On a thrilling hunt for its asteroid target, NASA DART Mission Spacecraft finally locks in | Tech News

On a thrilling hunt for its asteroid target, NASA DART Mission Spacecraft finally locks in

NASA's DART Mission spacecraft has got its first look at Didymos, the double-asteroid system that includes its target, the moonlet Dimorphos. Here is all you need to know.

| Updated on: Sep 09 2022, 11:12 IST
NASA: Lunar Reconnaissance Orbiter makes astonishing discovery
1/6 The lunar pits found by the Lunar Reconnaissance Orbiter have mild temperatures, drastically different from the extreme conditions on the surface of the Moon. The temperatures in these caves are nearly 17 degree Celsius almost at all times. (NASA/GSFC/Arizona State University)
2/6 NASA Moon recently tweeted, "Lunar Reconnaissance Orbiter images of pits indicate that the Moon has caves. Could they become astronaut habitats? Scientists have discovered that parts of the pits are always about 63°F (17°C), differing from extreme temperatures at the Moon's surface". (NASA)
3/6 The surface temperatures on the Moon can go from an extremely high 127 degrees Celsius and as low as -173 degrees Celsius. "The pits, and caves to which they may lead, would make thermally stable sites for lunar exploration compared to areas at the Moon's surface, which heat up to 260 F (about 127 C) during the day and cool to minus 280 F (about minus 173 C) at night,” NASA Moon tweeted further. (NASA)
4/6 First discovered in 2009, these lunar pits could potentially be used as location for a first Moon Base. Not only are the temperatures moderate, but these pits could also provide protection against cosmic rays, solar radiation and micrometeorites, according to NASA. (AP)
5/6 LRO Project Scientist Noah Petro of NASA's Goddard Space Flight Center said, “Lunar pits are a fascinating feature on the lunar surface. Knowing that they create a stable thermal environment helps us paint a picture of these unique lunar features and the prospect of one day exploring them.” (NASA)
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6/6 The particular pit used to analyze the thermal properties by the Lunar Reconnaissance Orbiter was in an area of the Moon known as the Mare Tranquillitatis. It is 100-meters deep and as wide as a football field. According to scientists, the overhang of the pit is responsible for creating shadows on the Moon and maintaining a temperature of nearly 17 degrees Celsius at all times. (NASA)
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Check latest details regarding NASA DART Mission which is hunting down an asteroid target called Dimorphos. (NASA JPL DART Navigation Team)

Amid the news of NASA conducting the world's 1st planetary defence test on September 26 with its Double Asteroid Redirection Test (DART) Mission, here is an update related to the spacecraft. The DART spacecraft recently got its first look at Didymos, the double-asteroid system that includes its target, Dimorphos. According to the information provided by NASA, "on September 26, DART will intentionally crash into Dimorphos, the asteroid moonlet of Didymos. While the asteroid poses no threat to Earth, this is the world's first test of the kinetic impact technique, using a spacecraft to deflect an asteroid for planetary defense."

This image of the light from asteroid Didymos and its orbiting moonlet Dimorphos is a composite of 243 images taken by the Didymos Reconnaissance and Asteroid Camera for Optical Navigation (DRACO) on July 27, 2022. NASA further informed that from this distance—about 20 million miles away from DART—the Didymos system is still very faint, and navigation camera experts were uncertain whether DRACO would be able to spot the asteroid yet. But once the 243 images DRACO took during this observation sequence were combined, the team was able to enhance it to reveal Didymos and pinpoint its location.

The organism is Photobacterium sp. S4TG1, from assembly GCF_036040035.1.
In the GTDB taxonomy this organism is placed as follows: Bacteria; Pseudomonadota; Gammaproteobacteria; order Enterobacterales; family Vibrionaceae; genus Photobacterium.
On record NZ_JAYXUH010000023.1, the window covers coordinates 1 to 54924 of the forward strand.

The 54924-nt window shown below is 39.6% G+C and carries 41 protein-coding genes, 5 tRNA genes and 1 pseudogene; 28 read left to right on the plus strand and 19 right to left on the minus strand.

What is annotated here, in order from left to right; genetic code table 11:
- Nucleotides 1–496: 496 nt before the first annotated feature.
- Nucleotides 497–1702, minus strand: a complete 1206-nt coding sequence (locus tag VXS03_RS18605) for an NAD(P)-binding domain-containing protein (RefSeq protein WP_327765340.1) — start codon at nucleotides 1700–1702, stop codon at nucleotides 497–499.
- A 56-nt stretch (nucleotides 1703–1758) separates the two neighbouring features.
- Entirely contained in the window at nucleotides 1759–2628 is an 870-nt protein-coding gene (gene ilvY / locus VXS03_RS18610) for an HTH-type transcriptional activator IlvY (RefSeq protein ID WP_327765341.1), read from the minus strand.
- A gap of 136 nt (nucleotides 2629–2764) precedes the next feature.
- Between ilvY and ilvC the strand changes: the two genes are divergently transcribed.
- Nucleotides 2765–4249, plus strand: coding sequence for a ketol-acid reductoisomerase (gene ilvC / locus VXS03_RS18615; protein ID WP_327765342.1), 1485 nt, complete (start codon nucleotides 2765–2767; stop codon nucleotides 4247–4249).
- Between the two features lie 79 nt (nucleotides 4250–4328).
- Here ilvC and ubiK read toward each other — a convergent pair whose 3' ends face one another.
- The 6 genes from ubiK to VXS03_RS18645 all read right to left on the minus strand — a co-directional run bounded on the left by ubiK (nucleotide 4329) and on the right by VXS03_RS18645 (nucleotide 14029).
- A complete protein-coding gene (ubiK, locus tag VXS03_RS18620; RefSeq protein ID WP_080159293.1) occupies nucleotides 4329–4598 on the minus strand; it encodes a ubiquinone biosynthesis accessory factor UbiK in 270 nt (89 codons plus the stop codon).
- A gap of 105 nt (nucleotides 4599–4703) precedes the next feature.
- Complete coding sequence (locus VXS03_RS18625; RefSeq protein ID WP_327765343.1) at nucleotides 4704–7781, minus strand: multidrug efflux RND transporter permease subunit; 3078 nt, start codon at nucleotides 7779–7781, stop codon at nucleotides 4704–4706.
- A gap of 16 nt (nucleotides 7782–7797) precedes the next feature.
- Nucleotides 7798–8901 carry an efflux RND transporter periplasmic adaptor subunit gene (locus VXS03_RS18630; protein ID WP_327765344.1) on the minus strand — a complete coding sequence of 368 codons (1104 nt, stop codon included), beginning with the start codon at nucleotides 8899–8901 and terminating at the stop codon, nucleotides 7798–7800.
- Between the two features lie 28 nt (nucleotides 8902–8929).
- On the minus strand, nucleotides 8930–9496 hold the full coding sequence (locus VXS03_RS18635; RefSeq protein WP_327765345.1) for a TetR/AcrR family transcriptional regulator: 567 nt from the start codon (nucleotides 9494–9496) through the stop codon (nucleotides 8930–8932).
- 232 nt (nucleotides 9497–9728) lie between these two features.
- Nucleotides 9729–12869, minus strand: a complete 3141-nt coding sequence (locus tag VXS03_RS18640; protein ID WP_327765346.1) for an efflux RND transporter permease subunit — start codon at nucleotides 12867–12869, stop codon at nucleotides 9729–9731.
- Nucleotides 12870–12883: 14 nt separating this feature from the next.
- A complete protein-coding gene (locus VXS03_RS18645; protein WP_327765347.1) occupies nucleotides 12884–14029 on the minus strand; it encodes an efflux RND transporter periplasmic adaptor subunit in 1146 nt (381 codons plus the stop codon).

“This first set of images is being used as a test to prove our imaging techniques,” said Elena Adams, the DART mission systems engineer at the Johns Hopkins Applied Physics Laboratory (APL) in Laurel, Maryland. “The quality of the image is similar to what we could obtain from ground-based telescopes, but it is important to show that DRACO is working properly and can see its target to make any adjustments needed before we begin using the images to guide the spacecraft into the asteroid autonomously,” she added.

Although the team has already conducted a number of navigation simulations using non-DRACO images of Didymos, DART will ultimately depend on its ability to see and process images of Didymos and Dimorphos, once it too can be seen, to guide the spacecraft toward the asteroid, especially in the final four hours before impact. At that point, DART will need to self-navigate to impact successfully with Dimorphos without any human intervention, NASA informed.

“Seeing the DRACO images of Didymos for the first time, we can iron out the best settings for DRACO and fine-tune the software,” said Julie Bellerose, the DART navigation lead at NASA's Jet Propulsion Laboratory in Pasadena, California.

Using observations taken every five hours, the DART team will execute three trajectory correction maneuvers over the next three weeks, each of which will further reduce the margin of error for the spacecraft's required trajectory to impact. After the final maneuver on September 25, approximately 24 hours before impact, the navigation team will know the position of the target Dimorphos within 2 kilometers. From there, DART will be on its own to autonomously guide itself to its collision with the asteroid moonlet.

It can be known that DRACO has subsequently observed Didymos during planned observations on August 12, August 13 and August 22.

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First Published Date: 09 Sep, 11:12 IST